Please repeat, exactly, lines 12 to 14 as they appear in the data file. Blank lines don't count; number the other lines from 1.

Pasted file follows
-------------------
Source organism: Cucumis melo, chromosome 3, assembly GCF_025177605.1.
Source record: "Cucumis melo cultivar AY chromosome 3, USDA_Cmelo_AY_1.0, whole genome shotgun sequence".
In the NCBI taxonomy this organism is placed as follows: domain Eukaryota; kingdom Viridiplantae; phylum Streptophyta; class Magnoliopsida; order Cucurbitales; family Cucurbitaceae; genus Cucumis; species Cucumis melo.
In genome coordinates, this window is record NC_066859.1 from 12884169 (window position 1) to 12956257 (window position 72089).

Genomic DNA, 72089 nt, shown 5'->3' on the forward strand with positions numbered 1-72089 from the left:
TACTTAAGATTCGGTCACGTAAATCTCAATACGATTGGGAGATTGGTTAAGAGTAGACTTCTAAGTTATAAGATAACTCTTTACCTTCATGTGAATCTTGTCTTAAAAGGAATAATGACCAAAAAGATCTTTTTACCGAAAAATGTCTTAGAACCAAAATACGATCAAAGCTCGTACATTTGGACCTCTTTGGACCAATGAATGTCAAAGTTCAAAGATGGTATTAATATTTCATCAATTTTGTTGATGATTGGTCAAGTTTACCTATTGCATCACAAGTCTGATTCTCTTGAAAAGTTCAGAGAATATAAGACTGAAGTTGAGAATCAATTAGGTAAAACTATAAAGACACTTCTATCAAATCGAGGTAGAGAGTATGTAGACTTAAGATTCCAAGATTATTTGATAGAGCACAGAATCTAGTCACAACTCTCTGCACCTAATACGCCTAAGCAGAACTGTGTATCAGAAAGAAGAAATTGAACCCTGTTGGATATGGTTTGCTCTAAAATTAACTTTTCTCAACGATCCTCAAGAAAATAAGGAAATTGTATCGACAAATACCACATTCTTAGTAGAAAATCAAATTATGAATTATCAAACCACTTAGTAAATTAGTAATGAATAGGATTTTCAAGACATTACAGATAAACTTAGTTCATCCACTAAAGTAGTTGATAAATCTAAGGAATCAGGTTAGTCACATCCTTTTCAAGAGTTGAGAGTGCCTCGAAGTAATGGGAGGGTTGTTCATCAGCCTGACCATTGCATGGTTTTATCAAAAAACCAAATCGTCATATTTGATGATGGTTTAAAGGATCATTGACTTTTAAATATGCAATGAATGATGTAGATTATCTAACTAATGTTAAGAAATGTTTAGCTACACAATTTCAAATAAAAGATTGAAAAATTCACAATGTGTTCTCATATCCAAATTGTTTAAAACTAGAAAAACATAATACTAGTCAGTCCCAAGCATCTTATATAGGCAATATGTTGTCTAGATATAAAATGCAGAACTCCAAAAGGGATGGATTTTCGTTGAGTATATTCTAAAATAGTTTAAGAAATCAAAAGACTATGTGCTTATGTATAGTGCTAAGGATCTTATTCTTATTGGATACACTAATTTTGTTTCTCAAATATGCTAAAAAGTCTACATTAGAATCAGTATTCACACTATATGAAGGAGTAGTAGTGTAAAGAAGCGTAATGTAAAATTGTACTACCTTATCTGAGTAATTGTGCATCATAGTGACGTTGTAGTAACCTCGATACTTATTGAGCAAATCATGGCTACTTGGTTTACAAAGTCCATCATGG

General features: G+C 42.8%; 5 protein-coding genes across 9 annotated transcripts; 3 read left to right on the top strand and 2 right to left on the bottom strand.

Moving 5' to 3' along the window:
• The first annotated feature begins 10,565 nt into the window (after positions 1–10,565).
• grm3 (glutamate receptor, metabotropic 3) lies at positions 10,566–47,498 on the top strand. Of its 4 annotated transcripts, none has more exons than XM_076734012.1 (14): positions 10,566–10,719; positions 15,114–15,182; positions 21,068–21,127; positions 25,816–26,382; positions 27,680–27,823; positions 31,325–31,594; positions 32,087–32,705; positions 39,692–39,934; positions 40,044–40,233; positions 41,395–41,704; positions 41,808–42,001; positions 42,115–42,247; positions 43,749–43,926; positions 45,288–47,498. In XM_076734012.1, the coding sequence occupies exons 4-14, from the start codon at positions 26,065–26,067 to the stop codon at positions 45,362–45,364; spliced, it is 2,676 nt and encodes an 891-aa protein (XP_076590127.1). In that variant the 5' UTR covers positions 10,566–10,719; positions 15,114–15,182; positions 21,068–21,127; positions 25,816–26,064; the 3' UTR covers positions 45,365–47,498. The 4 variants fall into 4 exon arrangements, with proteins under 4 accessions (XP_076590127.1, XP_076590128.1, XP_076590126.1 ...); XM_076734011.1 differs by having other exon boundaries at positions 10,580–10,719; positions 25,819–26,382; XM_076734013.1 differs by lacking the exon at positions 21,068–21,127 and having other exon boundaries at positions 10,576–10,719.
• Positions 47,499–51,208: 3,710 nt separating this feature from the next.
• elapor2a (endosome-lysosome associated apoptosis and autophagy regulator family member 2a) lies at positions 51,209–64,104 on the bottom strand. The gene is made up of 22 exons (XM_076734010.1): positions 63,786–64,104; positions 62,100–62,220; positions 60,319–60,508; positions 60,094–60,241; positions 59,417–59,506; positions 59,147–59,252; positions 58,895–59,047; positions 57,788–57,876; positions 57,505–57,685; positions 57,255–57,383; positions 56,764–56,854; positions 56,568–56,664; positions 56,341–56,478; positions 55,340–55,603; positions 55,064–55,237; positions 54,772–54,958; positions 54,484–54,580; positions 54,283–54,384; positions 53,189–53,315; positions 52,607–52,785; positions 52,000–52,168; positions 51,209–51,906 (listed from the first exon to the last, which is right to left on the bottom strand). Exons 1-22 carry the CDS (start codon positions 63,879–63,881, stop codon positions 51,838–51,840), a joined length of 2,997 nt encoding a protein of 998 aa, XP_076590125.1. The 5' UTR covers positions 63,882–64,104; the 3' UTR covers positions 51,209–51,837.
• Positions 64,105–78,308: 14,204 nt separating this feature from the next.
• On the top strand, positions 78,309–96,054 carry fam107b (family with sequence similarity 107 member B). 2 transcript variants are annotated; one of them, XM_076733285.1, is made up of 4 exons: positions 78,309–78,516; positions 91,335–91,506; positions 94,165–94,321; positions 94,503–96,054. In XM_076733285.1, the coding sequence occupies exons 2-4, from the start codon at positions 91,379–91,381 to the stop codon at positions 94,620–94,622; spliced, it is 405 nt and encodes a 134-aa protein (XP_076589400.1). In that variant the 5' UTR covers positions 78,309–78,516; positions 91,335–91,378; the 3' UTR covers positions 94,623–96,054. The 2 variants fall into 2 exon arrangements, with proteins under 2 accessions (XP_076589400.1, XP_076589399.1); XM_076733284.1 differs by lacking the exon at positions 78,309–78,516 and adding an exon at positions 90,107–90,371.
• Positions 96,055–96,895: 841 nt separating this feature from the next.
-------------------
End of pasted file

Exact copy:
• elapor2a (endosome-lysosome associated apoptosis and autophagy regulator family member 2a) lies at positions 51,209–64,104 on the bottom strand. The gene is made up of 22 exons (XM_076734010.1): positions 63,786–64,104; positions 62,100–62,220; positions 60,319–60,508; positions 60,094–60,241; positions 59,417–59,506; positions 59,147–59,252; positions 58,895–59,047; positions 57,788–57,876; positions 57,505–57,685; positions 57,255–57,383; positions 56,764–56,854; positions 56,568–56,664; positions 56,341–56,478; positions 55,340–55,603; positions 55,064–55,237; positions 54,772–54,958; positions 54,484–54,580; positions 54,283–54,384; positions 53,189–53,315; positions 52,607–52,785; positions 52,000–52,168; positions 51,209–51,906 (listed from the first exon to the last, which is right to left on the bottom strand). Exons 1-22 carry the CDS (start codon positions 63,879–63,881, stop codon positions 51,838–51,840), a joined length of 2,997 nt encoding a protein of 998 aa, XP_076590125.1. The 5' UTR covers positions 63,882–64,104; the 3' UTR covers positions 51,209–51,837.
• Positions 64,105–78,308: 14,204 nt separating this feature from the next.
• On the top strand, positions 78,309–96,054 carry fam107b (family with sequence similarity 107 member B). 2 transcript variants are annotated; one of them, XM_076733285.1, is made up of 4 exons: positions 78,309–78,516; positions 91,335–91,506; positions 94,165–94,321; positions 94,503–96,054. In XM_076733285.1, the coding sequence occupies exons 2-4, from the start codon at positions 91,379–91,381 to the stop codon at positions 94,620–94,622; spliced, it is 405 nt and encodes a 134-aa protein (XP_076589400.1). In that variant the 5' UTR covers positions 78,309–78,516; positions 91,335–91,378; the 3' UTR covers positions 94,623–96,054. The 2 variants fall into 2 exon arrangements, with proteins under 2 accessions (XP_076589400.1, XP_076589399.1); XM_076733284.1 differs by lacking the exon at positions 78,309–78,516 and adding an exon at positions 90,107–90,371.